The radios went silent How a deadly warehouse fire tore apart the Moscow firefighting community
In September 2016, eight firefighters were killed while putting out a fire in a warehouse in East Moscow. The leaders of the effort to extinguish the fire, Dmitry Shirlin and Sergey Barsukov, now find themselves on trial. But in a dangerous business like theirs, should fire chiefs be held responsible for the deaths of subordinates? Meduza correspondents Kristina Safonova and Maxim Solopov report on the deadliest fire for Moscow firefighters in the last 70 years.
On the evening of September 22, 2016, Colonel Dmitri Shirlin received a call from dispatch operator Elena Moiseyeva, who said a warehouse on Amurskaya Street had been burning for around an hour, and the firefighters still hadn’t located the fire’s origin. Shirlin put down his work and headed to Amurskaya.
The fire was “usual, routine,” according to Andrey, one of the firefighters on the scene (he requested that his last name not be used). Nobody thought that, in a warehouse full of plastic flowers, eight firefighters would die in a matter of seconds — not even the people who were supposed to be thinking about it.
“He was eager to fight. Sasha was one brave guy.”
In 1993, a plot of more than 20 hectares (about 50 acres) was leased to the Victoria Joint Stock Company. In 2006, the site became a city distribution center, and new tenants started leasing the warehouses, filling them with things like sporting goods, fabrics, alcoholic beverages, and construction materials.
On the evening of September 22, 2016, Irina Kolesnichenko, an employee of one of the tenant companies, was in the warehouse alone, filling out a delivery form. At around 5:00 pm, she went into the hallway and saw sparks coming from the ceiling. She quickly left the building and notified Victoria employees, who called the fire department. Thick, black smoke was soon pluming from the warehouse.
When Shirlin arrived at Amurskaya at 7:30, the fire had already covered 500 square meters (5,400 square feet) of warehouse. As a senior officer, Shirlin assumed control of the effort. The fire was divided into four sections, one of which was the roof. It’s unknown exactly how many people were sent there initially — some of the survivors remember 20 people, others remember 40.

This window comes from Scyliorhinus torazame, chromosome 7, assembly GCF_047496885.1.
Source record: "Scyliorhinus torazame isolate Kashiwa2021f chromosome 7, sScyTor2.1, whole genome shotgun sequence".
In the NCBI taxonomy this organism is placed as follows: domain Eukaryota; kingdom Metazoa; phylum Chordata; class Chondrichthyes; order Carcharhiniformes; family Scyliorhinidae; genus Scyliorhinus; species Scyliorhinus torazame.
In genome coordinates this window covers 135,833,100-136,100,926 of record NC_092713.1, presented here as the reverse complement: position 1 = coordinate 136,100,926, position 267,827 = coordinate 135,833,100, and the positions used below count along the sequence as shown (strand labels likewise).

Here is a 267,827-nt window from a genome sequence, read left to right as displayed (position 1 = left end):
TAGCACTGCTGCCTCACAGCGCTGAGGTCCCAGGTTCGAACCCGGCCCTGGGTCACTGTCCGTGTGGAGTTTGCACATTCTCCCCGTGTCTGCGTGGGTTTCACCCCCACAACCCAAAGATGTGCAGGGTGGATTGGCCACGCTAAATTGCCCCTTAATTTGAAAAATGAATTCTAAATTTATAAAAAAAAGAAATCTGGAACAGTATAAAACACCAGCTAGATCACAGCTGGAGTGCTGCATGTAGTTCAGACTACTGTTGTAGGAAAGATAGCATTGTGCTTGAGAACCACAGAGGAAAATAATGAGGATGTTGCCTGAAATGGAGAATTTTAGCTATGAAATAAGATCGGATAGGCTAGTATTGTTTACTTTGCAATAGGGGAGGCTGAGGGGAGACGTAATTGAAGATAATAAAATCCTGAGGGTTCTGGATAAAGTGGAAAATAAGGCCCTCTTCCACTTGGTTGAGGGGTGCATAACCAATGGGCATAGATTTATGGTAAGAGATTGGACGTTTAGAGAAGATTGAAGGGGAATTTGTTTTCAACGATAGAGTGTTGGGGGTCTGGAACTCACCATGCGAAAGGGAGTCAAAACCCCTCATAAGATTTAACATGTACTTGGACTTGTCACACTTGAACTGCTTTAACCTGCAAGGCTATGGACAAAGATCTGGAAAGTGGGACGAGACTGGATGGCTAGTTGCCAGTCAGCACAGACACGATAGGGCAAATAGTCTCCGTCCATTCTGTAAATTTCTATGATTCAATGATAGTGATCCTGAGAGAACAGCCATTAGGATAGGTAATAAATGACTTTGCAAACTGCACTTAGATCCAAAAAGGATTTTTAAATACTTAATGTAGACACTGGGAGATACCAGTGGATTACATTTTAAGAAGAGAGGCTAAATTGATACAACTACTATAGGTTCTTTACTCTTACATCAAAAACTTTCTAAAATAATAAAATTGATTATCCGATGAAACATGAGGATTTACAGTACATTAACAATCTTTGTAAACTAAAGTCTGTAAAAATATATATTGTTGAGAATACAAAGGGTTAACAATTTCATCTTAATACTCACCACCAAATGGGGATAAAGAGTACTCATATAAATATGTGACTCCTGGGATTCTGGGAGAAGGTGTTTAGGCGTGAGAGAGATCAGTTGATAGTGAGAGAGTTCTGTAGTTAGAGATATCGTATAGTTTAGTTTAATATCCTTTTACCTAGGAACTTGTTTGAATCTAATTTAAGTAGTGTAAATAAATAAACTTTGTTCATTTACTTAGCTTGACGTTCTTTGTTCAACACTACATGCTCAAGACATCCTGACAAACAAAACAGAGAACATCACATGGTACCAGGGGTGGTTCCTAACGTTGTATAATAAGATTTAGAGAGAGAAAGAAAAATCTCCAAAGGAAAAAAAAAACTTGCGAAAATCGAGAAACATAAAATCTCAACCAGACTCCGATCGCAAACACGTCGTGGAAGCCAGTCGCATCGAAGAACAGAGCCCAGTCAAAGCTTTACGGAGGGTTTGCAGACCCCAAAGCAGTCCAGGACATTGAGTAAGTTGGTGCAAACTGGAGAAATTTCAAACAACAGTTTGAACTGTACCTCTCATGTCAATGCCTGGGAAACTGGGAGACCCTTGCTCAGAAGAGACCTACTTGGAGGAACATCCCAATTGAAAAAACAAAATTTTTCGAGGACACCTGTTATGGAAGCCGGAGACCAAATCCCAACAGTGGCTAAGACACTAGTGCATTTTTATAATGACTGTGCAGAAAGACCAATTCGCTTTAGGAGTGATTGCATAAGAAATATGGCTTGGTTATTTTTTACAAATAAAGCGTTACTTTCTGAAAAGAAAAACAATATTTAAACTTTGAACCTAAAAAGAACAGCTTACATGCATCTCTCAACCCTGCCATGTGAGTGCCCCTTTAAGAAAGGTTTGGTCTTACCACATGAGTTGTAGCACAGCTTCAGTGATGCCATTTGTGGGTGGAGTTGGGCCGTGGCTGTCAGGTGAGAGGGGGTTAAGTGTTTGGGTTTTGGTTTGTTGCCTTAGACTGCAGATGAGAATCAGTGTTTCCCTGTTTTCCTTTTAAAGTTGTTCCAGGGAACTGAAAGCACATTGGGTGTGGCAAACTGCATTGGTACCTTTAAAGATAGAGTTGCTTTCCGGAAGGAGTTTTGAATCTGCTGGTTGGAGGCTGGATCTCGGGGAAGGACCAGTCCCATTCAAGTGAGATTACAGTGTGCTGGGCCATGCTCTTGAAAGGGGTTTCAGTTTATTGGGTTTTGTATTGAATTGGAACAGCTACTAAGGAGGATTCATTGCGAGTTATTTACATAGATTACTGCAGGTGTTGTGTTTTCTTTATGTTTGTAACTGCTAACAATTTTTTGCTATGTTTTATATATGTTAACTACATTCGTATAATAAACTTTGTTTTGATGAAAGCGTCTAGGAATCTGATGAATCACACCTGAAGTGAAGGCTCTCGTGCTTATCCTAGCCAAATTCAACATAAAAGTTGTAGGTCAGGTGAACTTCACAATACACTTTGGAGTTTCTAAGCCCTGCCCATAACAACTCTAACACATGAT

Around 8:00 pm, Alexander Yurchikov, a 44-year-old firefighter, was caught in an “ammonia cloud” on the roof. Shirlin saw the firefighters help Yurchikov down the ladder and bring him to an ambulance. Doctors examined him, gave him some oxygen, and discharged him.
“When I got to the ambulance, [Yurchikov] was already putting his uniform back on,” Shirlin said in court. Shirlin tried to send him home, but Yurchikov insisted on returning to the fire. “He was eager to fight. Sasha was one brave guy.”
Less than 30 minutes later, Yurchikov and seven of his comrades were burned alive.
“I turned around, took a few steps, fell, and looked up — the roof was already gone.”
Yuri, one of the firefighters who survived, heard things falling down inside, “crashes,” before he even entered the building. “We could already tell it was time to get away from there,” he said, “but around here we follow orders first and talk about them second.”
“Around 8:30 pm, something big fell from the ceiling — big enough to cause a heat plume,” two firefighters from Detachment 69 told investigators. Soon after that, Mikhail Kutuzov, the site manager, prohibited them from going back in.
Shirlin arrived at the site soon after. He didn’t cancel Kutuzov’s orders for those firefighters to leave the site, but he didn’t cancel his earlier orders to increase the number of people on the roof, either.
Andrey didn’t hear Kutuzov’s order to leave. It was noisy, he explained; the firefighters were using gas cutters to make holes in the roof to lower barrels of water. Holes began to appear in the roof as the fire spread. The more equipment arrived in Amurskaya, the more the water pressure weakened, so they decided to use foam, instead.
Despite other firefighters gradually retreating, Andrei himself didn’t sense any danger. “That wasn’t the first time I’d had a burning roof under me,” he said. Other firefighters later told investigators that they didn’t feel safe on the roof, but that they deferred to the leadership: "Our bosses are experienced people, they know better than us.”
Around the same time, firefighters from other sites reported a significant temperature increase and partial collapses inside the warehouse. “Whatever was falling was hidden by the heavy smoke. But it was clear from the sound and the heat that the building was collapsing,” Alexander Kozirev said.
“The situation changed at the last minute, after it was already too late,” said Andrey. “I turned around, took a few steps, fell, and looked — the roof was already gone.” He and Lev Mironov, another firefighter, were able to hold onto the edge of the roof. Sergey Sinelobov, Nikolai Golubev, and six other firefighters weren’t, and fell into the fire.
Andrey said the remaining firefighters threw a firehose into the flames, but it immediately burned up; only fragments survived.